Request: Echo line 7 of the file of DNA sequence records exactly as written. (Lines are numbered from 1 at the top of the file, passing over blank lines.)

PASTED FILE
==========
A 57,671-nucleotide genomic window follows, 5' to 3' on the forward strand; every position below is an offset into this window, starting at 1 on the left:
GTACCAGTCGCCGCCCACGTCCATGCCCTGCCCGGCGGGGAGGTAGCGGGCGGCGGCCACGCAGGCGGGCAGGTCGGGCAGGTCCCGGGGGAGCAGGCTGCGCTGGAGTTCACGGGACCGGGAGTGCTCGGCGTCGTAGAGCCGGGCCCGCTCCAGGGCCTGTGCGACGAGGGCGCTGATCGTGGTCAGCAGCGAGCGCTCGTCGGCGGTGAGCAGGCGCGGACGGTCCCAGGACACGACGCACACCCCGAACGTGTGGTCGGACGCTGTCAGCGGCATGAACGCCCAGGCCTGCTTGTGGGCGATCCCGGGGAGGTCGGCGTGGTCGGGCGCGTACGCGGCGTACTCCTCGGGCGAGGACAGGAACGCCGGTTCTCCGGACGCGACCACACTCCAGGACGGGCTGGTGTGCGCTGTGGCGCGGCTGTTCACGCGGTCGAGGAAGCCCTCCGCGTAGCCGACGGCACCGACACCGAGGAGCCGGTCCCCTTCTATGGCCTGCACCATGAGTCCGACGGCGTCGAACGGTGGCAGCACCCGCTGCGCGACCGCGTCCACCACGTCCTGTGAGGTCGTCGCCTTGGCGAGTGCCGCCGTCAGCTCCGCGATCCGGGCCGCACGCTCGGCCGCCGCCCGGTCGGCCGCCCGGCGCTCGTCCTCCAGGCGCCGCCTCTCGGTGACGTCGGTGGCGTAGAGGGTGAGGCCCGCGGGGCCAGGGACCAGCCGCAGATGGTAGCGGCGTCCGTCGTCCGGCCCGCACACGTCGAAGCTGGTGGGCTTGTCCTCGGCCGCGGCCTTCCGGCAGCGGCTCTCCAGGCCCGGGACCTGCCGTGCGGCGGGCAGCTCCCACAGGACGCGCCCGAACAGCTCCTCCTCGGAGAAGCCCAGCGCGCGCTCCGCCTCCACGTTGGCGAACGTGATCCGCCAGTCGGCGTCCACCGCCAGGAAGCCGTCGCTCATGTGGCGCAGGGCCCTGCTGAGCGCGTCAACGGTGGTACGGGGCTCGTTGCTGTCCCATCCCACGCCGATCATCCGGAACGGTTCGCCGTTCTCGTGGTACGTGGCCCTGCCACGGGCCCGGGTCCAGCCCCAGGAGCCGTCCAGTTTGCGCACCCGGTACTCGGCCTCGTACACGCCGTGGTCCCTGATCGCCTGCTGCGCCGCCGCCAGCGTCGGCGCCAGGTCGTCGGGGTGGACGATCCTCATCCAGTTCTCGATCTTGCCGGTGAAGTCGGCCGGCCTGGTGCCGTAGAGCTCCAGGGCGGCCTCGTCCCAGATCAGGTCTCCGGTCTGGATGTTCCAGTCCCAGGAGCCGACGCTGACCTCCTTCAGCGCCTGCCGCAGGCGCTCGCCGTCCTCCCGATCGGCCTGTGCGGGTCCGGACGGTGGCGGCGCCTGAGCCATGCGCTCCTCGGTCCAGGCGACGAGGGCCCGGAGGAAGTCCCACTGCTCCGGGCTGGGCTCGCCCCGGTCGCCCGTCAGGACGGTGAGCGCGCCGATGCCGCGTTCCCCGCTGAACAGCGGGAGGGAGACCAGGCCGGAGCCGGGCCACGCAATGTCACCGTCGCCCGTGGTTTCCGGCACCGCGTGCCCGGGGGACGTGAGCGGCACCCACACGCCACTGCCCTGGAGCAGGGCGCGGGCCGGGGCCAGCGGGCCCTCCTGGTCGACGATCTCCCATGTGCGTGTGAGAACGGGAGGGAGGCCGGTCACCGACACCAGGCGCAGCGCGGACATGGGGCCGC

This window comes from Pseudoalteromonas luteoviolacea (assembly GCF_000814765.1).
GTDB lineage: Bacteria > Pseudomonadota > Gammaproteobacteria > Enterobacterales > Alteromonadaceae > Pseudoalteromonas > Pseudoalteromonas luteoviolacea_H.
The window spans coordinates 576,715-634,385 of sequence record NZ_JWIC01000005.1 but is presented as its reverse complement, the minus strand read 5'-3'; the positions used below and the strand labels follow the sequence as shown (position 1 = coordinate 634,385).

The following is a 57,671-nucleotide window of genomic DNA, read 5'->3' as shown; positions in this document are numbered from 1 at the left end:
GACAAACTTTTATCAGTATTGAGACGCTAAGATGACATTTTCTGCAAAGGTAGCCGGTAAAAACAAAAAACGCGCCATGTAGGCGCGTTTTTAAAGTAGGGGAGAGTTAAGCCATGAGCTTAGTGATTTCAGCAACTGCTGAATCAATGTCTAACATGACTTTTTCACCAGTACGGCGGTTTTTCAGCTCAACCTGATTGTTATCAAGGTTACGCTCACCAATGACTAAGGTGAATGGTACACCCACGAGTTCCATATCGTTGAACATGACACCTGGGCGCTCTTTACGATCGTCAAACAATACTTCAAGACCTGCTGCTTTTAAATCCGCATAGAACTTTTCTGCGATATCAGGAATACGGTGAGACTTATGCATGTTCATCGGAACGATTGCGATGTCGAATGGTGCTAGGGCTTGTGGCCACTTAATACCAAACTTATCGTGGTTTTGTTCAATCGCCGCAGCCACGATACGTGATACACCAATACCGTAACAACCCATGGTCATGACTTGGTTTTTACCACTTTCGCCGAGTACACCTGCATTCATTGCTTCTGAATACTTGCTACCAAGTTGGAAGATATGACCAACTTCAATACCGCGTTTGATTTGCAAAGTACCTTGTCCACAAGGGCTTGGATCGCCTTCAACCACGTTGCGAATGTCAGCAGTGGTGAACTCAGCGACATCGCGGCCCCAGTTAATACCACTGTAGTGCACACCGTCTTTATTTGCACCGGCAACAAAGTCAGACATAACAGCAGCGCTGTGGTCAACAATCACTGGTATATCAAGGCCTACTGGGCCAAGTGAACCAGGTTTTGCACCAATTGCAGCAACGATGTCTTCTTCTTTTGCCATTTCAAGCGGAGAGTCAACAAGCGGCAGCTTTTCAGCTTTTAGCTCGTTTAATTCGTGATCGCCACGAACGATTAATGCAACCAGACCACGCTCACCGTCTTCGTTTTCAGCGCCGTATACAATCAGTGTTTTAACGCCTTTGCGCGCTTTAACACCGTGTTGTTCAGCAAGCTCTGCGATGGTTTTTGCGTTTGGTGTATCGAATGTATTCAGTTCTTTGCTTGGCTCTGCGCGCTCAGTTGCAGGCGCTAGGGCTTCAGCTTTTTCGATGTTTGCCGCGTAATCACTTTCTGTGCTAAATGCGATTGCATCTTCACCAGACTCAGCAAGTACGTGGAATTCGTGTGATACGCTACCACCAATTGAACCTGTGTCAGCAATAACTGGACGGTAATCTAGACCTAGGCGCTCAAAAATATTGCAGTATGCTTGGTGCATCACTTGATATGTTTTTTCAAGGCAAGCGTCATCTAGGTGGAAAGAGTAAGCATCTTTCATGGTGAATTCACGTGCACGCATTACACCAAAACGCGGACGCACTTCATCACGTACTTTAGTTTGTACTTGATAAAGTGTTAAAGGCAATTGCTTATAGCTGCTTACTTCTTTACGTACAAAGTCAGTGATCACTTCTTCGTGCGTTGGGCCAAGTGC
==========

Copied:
GACAAACTTTTATCAGTATTGAGACGCTAAGATGACATTTTCTGCAAAGGTAGCCGGTAAAAACAAAAAACGCGCCATGTAGGCGCGTTTTTAAAGTAGGGGAGAGTTAAGCCATGAGCTTAGTGATTTCAGCAACTGCTGAATCAATGTCTAACATGACTTTTTCACCAGTACGGCGGTTTTTCAGCTCAACCTGATTGTTATCAAGGTTACGCTCACCAATGACTAAGGTGAATGGTACACCCACGAGTTCCATATCGTTGAACATGACACCTGGGCGCTCTTTACGATCGTCAAACAATACTTCAAGACCTGCTGCTTTTAAATCCGCATAGAACTTTTCTGCGATATCAGGAATACGGTGAGACTTATGCATGTTCATCGGAACGATTGCGATGTCGAATGGTGCTAGGGCTTGTGGCCACTTAATACCAAACTTATCGTGGTTTTGTTCAATCGCCGCAGCCACGATACGTGATACACCAATACCGTAACAACCCATGGTCATGACTTGGTTTTTACCACTTTCGCCGAGTACACCTGCATTCATTGCTTCTGAATACTTGCTACCAAGTTGGAAGATATGACCAACTTCAATACCGCGTTTGATTTGCAAAGTACCTTGTCCACAAGGGCTTGGATCGCCTTCAACCACGTTGCGAATGTCAGCAGTGGTGAACTCAGCGACATCGCGGCCCCAGTTAATACCACTGTAGTGCACACCGTCTTTATTTGCACCGGCAACAAAGTCAGACATAACAGCAGCGCTGTGGTCAACAATCACTGGTATATCAAGGCCTACTGGGCCAAGTGAACCAGGTTTTGCACCAATTGCAGCAACGATGTCTTCTTCTTTTGCCATTTCAAGCGGAGAGTCAACAAGCGGCAGCTTTTCAGCTTTTAGCTCGTTTAATTCGTGATCGCCACGAACGATTAATGCAACCAGACCACGCTCACCGTCTTCGTTTTCAGCGCCGTATACAATCAGTGTTTTAACGCCTTTGCGCGCTTTAACACCGTGTTGTTCAGCAAGCTCTGCGATGGTTTTTGCGTTTGGTGTATCGAATGTATTCAGTTCTTTGCTTGGCTCTGCGCGCTCAGTTGCAGGCGCTAGGGCTTCAGCTTTTTCGATGTTTGCCGCGTAATCACTTTCTGTGCTAAATGCGATTGCATCTTCACCAGACTCAGCAAGTACGTGGAATTCGTGTGATACGCTACCACCAATTGAACCTGTGTCAGCAATAACTGGACGGTAATCTAGACCTAGGCGCTCAAAAATATTGCAGTATGCTTGGTGCATCACTTGATATGTTTTTTCAAGGCAAGCGTCATCTAGGTGGAAAGAGTAAGCATCTTTCATGGTGAATTCACGTGCACGCATTACACCAAAACGCGGACGCACTTCATCACGTACTTTAGTTTGTACTTGATAAAGTGTTAAAGGCAATTGCTTATAGCTGCTTACTTCTTTACGTACAAAGTCAGTGATCACTTCTTCGTGCGTTGGGCCAAGTGC